I also quite loved the character of Teddy (the small robotic teddy-bear toy who befriends David). I’m not quite sure how this character was achieved (through what balance of computer effects versus animatronics) but I don’t really care — the character felt believably real to me, and that’s all that matters. (Props to Jack Angel for his voice-work.)
Even before we get to the final 25 minutes, though, I have a number of problems with the plot of the film. (Beware SPOILERS from here on in, my friends.) It seems insane to me that the robotics company that created David wouldn’t have far greater oversight over the prototype robot — the first mecha with the ability to love a human being (not physical love, but emotional love) — that they give to the Swinton family. David represents years of effort on the part of the company (and, one can only imagine, a fortune in resources) — so that they just drop him off with the Swintons and then allow events to unfold seems ludicrous. (And SURELY once the Swintons’ actual son came out of his coma, you’d think someone from the company might think that could lead to problems, and step in to take some action.)
Then there’s the moment, well into the film, when David finally finds his way to the ruins of Manhattan and encounters his maker, Professor Hobby. First of all, are we to understand that the head of a huge robotics corporation lives and works in a destroyed, ruined city? That seems crazy. (Well, Josh, you might say, maybe Professor Hobby, who tells David he was tracking his movements, just traveled to Manhattan since he knew that’s where David would be. That sounds great, except that it certainly appears that Hobby’s office in Manhattan is fully functioning, and the location appears identical to what we saw in the film’s prologue which was clearly his primary place of business.) Second, after having a moment of reunion with David in which the Professor expresses how important David is to him and how relieved he is that they’ve finally been reunited, the Professor leaves David all alone in an unlocked room that apparently connects to where they’ve been keeping scores of other copies of the David robot. Don’t you think Professor Hobby would want to lock the door to be sure he doesn’t lose his precious robot again? Don’t you think he’d suspect that David might not respond well to the sight of all the other copies , considering that Professor Hobby JUST SAW DAVID BEAT TO DEATH ANOTHER ROBOTIC COPY OF HIMSELF THAT HE ENCOUNTERED AFTER ENTERING THE BUILDING???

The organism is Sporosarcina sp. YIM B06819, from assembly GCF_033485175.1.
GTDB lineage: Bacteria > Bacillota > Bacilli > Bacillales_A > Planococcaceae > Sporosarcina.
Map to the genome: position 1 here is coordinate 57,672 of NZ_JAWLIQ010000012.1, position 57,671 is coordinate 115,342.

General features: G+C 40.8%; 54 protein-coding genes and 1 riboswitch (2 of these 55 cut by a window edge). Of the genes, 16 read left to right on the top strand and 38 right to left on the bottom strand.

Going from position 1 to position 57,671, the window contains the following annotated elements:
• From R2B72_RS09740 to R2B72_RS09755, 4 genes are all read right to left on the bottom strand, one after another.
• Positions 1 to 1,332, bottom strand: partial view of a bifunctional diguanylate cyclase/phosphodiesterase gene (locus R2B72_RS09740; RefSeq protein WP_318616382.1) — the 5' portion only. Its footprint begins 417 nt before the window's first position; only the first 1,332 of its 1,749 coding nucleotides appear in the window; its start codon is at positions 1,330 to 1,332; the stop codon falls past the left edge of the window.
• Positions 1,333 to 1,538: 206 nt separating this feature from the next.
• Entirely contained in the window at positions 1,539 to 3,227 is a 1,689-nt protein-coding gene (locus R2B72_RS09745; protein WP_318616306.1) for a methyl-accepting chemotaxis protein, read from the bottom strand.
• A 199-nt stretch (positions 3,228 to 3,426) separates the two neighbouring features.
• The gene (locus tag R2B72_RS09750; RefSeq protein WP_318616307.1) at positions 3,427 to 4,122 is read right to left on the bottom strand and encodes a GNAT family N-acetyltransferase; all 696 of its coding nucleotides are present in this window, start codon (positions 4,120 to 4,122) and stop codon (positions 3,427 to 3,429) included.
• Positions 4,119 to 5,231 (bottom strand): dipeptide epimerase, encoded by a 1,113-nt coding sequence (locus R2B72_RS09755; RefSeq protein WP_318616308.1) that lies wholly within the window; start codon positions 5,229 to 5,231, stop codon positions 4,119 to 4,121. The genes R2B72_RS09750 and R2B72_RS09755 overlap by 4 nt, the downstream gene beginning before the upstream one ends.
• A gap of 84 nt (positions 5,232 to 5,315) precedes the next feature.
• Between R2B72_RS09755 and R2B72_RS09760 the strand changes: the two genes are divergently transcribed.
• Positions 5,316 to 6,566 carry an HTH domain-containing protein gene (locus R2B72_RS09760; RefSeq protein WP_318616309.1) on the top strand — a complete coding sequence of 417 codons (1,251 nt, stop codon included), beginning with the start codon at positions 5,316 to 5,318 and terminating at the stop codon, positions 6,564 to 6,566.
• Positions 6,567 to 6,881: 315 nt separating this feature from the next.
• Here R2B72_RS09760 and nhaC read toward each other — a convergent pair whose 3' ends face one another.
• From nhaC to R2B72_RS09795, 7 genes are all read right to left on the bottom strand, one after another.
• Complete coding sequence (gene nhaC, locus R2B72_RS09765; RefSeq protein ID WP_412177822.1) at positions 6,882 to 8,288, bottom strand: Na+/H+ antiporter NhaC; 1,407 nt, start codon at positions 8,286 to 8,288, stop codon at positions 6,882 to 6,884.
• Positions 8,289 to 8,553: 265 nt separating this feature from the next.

So then David jumps off the building, and after a brief sequence of events and a mishap with the futuristic copter that he and Gigolo Joe had used to travel to Manhattan, David winds up trapped underwater, where he apparently remains for a thousand years. So the huge robotics company which is at the cutting edge of cybernetics and has the technological resources to track David’s movements across the continent wasn’t able to send a ship or divers underwater to recover their invaluable prototype robot? They just left him there??? I just don’t buy it.